A perfect 10. That's how Frankel ended the season with another imperious display in winning the Queen Elizabeth II Stakes at Ascot on the biggest and richest racing day in British history.
He took centre stage on Champions Day and is now only 7-4 from 3-1 with Hill's to stay unbeaten next season which is more than a real possibility as he should be even better as a four-year-old and have no trouble in stepping up.
One would have thought it impossible to steal the limelight away from the greatest miler seen for decades but the British Horseracing Authority came very close with the introduction of the controversial and ill-judged whip rule which if allowed to continue, will drive racing down the pan.
When Christophe Soumillion lost more than £50,000 in percentage prize money on top of a five-day ban for using the whip six times on Cirrhus des Aigles in the last furlong of the Champion Stakes, he ended up more stung than the horse!
The Frenchman actually hit his horse six times compared to seven by Jamies Spencer on the runner-up So You Think.
But two of those Spencer persuaders came 20 yards before the furlong pole which means he was on the limit of five strikes in that last furlong.
It's an illustration of how unbalanced the current rule is and why it must be reviewed. At present we have the ridiculous situation where the whip can be used seven times in a five furlong sprint and only eight times in the Grand National.
Back to Frankel, Sir Henry Cecil foresees “quite some season next year”. His four lengths defeat of Excelebration emphasised his standing as the world's best rated horse, just ahead of Black Caviar. It would be great to see them clash next year but with Frankel moving up in distance, that's unlikely. Races such as the Lockinge, Eclipse, Juddmonte International, a return to Ascot for the Champion Stakes and a career finale in the Breeders' Cup at Santa Anita, will be on Frankel's agenda.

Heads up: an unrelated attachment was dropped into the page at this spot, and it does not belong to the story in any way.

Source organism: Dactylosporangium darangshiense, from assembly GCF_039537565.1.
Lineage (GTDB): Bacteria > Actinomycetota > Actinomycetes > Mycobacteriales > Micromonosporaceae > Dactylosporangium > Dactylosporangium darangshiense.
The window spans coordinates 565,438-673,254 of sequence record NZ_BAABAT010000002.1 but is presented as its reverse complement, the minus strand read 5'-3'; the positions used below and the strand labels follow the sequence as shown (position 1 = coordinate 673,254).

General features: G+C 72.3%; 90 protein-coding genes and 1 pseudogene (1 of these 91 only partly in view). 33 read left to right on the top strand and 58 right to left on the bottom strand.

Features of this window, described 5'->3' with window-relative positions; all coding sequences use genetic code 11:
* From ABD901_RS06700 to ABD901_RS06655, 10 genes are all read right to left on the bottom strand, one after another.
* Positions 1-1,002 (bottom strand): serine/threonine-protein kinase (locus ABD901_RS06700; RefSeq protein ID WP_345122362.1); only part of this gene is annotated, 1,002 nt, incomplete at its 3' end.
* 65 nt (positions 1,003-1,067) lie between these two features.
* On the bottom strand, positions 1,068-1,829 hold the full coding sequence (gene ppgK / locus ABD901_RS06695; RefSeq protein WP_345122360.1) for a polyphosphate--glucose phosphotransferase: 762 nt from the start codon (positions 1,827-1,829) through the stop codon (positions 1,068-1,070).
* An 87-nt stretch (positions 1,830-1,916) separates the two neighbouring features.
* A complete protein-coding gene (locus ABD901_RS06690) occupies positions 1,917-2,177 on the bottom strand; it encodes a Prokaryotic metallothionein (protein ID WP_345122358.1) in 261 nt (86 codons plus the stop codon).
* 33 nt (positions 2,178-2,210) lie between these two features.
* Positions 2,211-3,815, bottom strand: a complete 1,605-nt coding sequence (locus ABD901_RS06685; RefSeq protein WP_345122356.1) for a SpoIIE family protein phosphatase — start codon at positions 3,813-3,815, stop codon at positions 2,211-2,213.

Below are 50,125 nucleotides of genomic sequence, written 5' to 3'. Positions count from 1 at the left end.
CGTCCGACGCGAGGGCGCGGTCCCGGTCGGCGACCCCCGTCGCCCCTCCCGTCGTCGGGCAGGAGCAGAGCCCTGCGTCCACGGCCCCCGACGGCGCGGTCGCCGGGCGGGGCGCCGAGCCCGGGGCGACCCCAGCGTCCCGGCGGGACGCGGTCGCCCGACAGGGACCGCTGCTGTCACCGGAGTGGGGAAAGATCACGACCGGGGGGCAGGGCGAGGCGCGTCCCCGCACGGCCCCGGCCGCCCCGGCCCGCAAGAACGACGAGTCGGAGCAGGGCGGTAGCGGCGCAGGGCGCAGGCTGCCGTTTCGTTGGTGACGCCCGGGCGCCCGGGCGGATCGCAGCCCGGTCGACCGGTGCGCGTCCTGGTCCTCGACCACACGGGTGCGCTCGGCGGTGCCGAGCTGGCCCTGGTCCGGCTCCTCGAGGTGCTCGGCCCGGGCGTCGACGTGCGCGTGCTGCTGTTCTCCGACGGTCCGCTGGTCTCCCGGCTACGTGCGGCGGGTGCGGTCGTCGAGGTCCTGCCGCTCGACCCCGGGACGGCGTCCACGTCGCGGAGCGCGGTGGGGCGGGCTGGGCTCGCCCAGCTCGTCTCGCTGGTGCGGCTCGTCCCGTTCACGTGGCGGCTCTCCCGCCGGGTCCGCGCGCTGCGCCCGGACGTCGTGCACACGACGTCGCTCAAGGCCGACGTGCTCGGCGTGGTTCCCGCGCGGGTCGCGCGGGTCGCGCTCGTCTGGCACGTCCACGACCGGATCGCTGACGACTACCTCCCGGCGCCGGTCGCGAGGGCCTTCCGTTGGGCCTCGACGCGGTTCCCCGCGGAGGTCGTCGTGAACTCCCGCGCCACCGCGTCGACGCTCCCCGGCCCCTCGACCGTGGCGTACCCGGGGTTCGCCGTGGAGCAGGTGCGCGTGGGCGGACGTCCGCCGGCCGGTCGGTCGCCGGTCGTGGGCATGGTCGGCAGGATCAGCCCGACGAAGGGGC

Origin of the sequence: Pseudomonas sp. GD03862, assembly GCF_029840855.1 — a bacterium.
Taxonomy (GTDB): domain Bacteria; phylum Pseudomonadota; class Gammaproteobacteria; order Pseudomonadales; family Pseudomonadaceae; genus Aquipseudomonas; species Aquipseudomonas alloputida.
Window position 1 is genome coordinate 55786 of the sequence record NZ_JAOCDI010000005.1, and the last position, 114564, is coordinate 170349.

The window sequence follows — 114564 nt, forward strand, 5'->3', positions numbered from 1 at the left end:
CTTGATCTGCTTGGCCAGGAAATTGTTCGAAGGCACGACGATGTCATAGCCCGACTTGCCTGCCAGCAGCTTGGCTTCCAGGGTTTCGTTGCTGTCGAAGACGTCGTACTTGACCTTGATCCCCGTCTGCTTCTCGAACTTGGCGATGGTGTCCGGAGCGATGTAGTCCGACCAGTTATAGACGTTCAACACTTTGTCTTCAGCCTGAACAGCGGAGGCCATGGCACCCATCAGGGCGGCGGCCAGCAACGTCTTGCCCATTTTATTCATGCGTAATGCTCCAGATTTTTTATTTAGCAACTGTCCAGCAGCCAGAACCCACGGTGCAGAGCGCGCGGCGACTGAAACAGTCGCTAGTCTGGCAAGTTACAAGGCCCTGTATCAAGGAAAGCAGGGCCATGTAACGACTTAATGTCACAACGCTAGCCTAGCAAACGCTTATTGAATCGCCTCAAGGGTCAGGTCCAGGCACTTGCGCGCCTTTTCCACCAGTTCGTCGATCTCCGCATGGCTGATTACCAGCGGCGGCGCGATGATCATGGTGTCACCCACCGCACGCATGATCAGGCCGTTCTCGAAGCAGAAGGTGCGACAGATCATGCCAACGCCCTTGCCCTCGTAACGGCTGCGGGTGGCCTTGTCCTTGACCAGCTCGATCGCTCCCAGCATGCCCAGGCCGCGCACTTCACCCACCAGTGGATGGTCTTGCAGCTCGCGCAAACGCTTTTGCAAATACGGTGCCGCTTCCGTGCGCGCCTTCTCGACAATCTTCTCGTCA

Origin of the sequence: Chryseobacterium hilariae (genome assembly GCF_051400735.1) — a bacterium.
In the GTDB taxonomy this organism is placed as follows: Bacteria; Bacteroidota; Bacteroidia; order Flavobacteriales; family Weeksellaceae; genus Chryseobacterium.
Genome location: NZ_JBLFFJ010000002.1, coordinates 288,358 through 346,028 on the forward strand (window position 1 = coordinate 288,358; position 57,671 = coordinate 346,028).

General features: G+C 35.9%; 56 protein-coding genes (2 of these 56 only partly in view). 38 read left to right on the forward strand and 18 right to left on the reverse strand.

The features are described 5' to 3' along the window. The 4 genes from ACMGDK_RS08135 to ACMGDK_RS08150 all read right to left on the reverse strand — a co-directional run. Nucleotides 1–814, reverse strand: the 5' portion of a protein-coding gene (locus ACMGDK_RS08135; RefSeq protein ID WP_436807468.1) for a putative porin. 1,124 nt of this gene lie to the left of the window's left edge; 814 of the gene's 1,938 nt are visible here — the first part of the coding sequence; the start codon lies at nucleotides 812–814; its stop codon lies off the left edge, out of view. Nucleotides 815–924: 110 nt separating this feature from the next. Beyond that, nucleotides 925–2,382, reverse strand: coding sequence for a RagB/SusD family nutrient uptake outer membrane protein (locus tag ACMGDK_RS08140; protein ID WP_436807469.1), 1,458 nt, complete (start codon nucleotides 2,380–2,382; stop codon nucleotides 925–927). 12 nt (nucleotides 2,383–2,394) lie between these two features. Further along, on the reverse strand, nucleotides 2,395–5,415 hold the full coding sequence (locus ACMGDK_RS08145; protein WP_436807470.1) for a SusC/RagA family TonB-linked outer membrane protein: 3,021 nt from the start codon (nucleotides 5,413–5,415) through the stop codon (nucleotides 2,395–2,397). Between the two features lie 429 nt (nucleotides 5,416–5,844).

Most great horses lose at some time but Frankel looks being one of the few exceptions.
Saturday sees potential Derby hopes in action at Doncaster in the Racing Post Trophy including Epsom ante-post favourite Camelot, one of nine entries trained by Aidan O'Brien.
Another is the very useful Daddy Long Legs, winner of the Royal Lodge Stakes but he's 7-2 second favourite behind Camelot. The latter won his maiden at Leopardstown in July and is at best 9-4 to follow up at Donny. It should pay to follow the market.